These football cards are the only things remaining to him from his culture, from his past. His father has been hinting that he may have to stay alone. Now he wants to take the picture of Zidane from him as well. The card is the object which is at the centre of this story of separation. It represents the boy's hero, his past, his culture and also his hopes for the future. The scene could be read as an oedipal struggle where the father - who all along has been playing the role of the mother - the (hand)bag, the dressing and cleaning and assisting him to go to the toilet - and the 'father hero' is Zidane with whom the boy identifies. The boy has to choose between Zidane and his father (mother). The father threatens to leave him if he does not hand over the card. "Is he the guy who will permit you to stay?" he asks. (Is he the guy who will make the sacrifice for you to allow you to enter into this world?) It is a scene which expresses some very complex and contradictory emotions. The father is punishing the boy for not handing over the cards when he is asked to. He is also being punished for choosing Zidane over himself, Zidane, perceived as being rich and powerful, a Muslim who has integrated into this Western culture - someone his father can never be. The father delivers an ultimatum: he will leave if the boy refuses the give up the cards. A grotesque playing out of emotional blackmail as he pretends to walk away, to be followed a short while later by a distressed and unhappy boy crying out "Please don't leave me! " and made all the more so because we know he is about to leave him for real, sooner or later. He asks for the cards once more. The boy still refuses to hand them over and flings them into the air. The card with the image of Zidane lands at the boy's feet. The boy picks it up as the father takes him by the shoulders saying "Here you'll have an opportunity to become like Zidane," and he takes the card from him. They walk together towards the first wide shot in the film we have seen so far of a city - an urban landscape of modern office blocks and cranes.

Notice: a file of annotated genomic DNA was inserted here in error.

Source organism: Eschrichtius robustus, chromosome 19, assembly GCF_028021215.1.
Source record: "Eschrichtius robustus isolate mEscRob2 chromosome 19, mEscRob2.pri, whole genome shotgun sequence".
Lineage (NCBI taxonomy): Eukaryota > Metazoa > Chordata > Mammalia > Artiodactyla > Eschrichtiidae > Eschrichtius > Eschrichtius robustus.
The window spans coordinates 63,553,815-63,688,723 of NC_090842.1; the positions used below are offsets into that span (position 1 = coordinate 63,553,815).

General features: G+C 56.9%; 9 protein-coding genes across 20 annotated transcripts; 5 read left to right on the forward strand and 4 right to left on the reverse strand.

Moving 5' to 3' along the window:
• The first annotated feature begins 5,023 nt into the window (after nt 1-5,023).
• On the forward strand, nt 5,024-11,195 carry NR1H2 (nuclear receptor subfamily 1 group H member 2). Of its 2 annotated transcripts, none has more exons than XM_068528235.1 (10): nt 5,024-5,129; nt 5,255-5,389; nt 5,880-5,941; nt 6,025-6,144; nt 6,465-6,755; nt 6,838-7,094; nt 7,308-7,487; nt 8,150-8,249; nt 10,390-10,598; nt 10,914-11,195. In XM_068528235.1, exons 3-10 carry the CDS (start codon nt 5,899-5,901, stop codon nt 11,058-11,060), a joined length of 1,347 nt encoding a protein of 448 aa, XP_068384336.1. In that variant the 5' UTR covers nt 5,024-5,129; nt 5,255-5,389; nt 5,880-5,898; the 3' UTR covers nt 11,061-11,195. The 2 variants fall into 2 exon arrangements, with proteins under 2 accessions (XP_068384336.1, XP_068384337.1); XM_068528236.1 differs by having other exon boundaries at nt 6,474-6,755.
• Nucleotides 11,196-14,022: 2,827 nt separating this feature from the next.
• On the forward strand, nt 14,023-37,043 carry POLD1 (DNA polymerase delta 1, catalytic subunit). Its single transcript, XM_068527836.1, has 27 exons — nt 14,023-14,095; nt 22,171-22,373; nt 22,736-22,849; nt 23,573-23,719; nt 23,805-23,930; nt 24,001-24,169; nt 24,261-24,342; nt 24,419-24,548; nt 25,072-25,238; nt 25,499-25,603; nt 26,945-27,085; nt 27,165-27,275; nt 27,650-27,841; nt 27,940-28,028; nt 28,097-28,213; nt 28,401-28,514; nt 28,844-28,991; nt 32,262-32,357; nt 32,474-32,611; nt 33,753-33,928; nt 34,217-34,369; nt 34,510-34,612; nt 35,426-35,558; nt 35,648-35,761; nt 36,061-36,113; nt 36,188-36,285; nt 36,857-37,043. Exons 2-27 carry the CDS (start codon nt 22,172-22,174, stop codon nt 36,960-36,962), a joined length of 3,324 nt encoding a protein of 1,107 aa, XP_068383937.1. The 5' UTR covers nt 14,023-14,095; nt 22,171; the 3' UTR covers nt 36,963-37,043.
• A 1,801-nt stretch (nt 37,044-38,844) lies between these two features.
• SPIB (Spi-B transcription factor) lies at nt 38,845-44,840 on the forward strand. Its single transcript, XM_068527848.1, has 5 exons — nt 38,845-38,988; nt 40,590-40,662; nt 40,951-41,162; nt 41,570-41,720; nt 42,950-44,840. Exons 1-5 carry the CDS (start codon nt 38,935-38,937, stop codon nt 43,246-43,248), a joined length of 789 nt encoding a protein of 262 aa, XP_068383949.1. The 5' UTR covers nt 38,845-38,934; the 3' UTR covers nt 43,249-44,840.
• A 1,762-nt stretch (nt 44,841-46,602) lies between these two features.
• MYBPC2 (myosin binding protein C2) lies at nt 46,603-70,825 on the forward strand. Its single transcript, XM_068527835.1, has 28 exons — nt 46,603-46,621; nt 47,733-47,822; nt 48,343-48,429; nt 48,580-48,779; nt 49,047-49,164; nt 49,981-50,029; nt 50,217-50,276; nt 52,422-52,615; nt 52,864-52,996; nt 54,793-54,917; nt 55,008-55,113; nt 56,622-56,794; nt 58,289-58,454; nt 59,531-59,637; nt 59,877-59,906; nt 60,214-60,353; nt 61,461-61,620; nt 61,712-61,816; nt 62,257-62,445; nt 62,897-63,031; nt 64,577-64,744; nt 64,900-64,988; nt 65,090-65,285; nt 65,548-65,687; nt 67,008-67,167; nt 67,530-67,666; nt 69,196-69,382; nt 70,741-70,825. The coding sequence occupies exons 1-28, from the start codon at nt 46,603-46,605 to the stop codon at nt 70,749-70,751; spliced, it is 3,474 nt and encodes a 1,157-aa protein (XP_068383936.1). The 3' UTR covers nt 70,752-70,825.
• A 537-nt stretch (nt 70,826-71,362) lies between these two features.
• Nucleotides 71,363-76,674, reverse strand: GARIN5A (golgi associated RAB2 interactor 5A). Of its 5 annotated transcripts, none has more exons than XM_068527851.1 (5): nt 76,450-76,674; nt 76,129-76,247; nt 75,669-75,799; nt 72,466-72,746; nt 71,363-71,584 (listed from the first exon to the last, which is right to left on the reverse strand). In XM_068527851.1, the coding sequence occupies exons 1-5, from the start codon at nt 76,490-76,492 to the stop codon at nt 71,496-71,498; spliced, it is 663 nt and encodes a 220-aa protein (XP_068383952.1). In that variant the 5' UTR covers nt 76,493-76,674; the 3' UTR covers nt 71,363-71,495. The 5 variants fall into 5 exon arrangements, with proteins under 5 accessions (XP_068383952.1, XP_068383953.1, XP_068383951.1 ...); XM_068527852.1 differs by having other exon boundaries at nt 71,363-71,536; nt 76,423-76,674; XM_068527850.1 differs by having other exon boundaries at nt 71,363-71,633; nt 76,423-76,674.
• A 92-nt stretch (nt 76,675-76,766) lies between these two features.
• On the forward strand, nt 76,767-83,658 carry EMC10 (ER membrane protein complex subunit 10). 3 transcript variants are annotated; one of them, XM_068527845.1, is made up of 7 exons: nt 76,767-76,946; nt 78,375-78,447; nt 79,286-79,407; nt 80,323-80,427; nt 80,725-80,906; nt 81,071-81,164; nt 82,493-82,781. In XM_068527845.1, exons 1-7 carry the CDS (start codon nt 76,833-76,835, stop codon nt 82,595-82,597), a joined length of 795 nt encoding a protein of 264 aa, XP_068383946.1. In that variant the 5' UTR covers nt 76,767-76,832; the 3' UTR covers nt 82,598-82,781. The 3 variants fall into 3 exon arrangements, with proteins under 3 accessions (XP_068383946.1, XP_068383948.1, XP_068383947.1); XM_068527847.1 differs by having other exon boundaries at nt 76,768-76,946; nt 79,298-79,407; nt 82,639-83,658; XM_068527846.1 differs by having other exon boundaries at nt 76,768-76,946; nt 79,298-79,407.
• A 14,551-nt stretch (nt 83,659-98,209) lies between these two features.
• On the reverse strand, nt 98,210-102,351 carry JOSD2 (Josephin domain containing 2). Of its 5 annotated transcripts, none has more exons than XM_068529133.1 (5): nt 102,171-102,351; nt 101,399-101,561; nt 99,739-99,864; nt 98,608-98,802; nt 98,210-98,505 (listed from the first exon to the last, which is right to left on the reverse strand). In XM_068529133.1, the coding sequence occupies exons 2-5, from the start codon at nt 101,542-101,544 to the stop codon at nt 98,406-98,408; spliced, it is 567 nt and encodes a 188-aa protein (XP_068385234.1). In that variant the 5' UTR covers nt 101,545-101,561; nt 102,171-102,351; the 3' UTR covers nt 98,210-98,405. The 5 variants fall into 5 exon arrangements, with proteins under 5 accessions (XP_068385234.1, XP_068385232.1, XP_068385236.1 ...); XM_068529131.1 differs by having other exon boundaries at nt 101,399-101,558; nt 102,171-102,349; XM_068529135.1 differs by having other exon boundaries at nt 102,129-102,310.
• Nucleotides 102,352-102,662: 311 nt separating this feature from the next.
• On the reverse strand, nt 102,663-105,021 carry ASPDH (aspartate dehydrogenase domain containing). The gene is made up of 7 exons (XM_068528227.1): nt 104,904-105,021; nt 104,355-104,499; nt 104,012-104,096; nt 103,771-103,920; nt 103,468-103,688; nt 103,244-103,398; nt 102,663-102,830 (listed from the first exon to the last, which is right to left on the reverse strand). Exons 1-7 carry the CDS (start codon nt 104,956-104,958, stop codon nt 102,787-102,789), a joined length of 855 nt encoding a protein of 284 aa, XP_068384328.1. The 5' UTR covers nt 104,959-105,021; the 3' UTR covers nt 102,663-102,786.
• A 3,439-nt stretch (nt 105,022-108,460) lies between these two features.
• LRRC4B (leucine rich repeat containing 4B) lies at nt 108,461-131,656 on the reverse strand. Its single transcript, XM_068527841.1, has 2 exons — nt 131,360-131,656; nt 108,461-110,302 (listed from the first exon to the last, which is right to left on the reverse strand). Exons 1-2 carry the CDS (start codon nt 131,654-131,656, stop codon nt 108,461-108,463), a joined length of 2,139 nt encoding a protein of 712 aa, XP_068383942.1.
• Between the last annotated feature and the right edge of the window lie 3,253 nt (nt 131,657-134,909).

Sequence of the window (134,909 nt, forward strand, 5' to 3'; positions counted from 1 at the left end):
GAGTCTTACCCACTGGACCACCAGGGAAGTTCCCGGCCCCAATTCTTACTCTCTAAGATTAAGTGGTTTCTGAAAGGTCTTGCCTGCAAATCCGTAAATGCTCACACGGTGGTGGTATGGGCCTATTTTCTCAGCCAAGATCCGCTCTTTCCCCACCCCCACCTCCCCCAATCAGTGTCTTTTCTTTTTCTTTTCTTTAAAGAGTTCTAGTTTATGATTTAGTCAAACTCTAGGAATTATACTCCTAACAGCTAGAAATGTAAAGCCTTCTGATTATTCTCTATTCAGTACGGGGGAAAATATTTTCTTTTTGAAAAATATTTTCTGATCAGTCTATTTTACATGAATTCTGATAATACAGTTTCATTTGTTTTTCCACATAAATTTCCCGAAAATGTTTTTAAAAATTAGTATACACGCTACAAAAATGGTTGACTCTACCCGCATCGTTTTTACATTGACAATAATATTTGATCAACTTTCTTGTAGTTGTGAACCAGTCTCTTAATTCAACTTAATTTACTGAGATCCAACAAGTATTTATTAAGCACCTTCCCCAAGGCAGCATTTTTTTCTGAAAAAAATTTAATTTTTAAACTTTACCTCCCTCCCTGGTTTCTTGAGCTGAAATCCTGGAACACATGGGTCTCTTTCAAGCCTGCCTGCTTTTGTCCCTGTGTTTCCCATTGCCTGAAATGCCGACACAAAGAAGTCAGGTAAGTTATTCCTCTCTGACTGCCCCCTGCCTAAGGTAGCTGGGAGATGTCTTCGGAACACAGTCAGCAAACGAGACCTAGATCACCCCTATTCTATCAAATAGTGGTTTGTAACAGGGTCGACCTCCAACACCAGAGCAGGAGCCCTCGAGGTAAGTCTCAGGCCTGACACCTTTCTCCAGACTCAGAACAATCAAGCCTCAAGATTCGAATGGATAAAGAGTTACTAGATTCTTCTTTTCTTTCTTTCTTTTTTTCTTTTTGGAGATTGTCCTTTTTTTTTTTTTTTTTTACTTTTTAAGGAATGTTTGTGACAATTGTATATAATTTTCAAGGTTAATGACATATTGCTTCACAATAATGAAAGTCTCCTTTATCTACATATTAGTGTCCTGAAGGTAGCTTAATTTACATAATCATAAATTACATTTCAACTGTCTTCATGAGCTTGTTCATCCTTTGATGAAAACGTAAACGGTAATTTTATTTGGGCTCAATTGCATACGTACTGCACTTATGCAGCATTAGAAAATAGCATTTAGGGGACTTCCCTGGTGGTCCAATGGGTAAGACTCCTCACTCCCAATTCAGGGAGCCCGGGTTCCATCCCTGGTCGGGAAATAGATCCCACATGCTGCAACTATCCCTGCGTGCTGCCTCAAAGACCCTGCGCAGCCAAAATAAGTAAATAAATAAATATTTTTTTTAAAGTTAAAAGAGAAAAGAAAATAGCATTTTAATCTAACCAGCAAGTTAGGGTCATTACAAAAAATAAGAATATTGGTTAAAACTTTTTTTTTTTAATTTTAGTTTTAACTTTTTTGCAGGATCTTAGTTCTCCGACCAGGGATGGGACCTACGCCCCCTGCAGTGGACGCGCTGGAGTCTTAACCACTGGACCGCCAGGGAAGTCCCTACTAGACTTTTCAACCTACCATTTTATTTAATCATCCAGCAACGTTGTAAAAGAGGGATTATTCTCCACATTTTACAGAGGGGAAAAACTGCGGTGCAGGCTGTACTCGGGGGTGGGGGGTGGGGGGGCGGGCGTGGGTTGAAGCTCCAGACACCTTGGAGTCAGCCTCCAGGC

In the underground, the father tells the boy to wait while he asks for directions. The father finds a fellow countryman who points him to the nearest police station. There is a train waiting at the platform and the boy steps on board. By doing this he is postponing the inevitable. The father will be forced to look for him. After searching for him amongst the crowd on the platform he spots his son through the train window and follows him into the carriage just as the train moves off. On the train, observed by his father, the boy befriends a little girl. It is reassuring for the father to see his son so easily make a new friend, without speaking the language. The young girl's mother smiles at him. Some ticket inspectors have boarded the train. The father makes a quick decision. He decides to take advantage of the situation to slip out. He sets it up so the inspectors are forced to follow him onto the platform so the boy hopefully will not notice. That way he will be taken away and will not have to send the boy by himself to the police station. If the boy chances to see him being led away it will appear not to have been his fault. He steps onto the platform, pushing his way past the guards who immediately follow him, asking for his ticket. The train moves away. He could not have gone with his son to a police station because both of them would have been deported as a family. He could not have asked his son to walk into the station by himself. He had to abandon him in order to save him from deportation.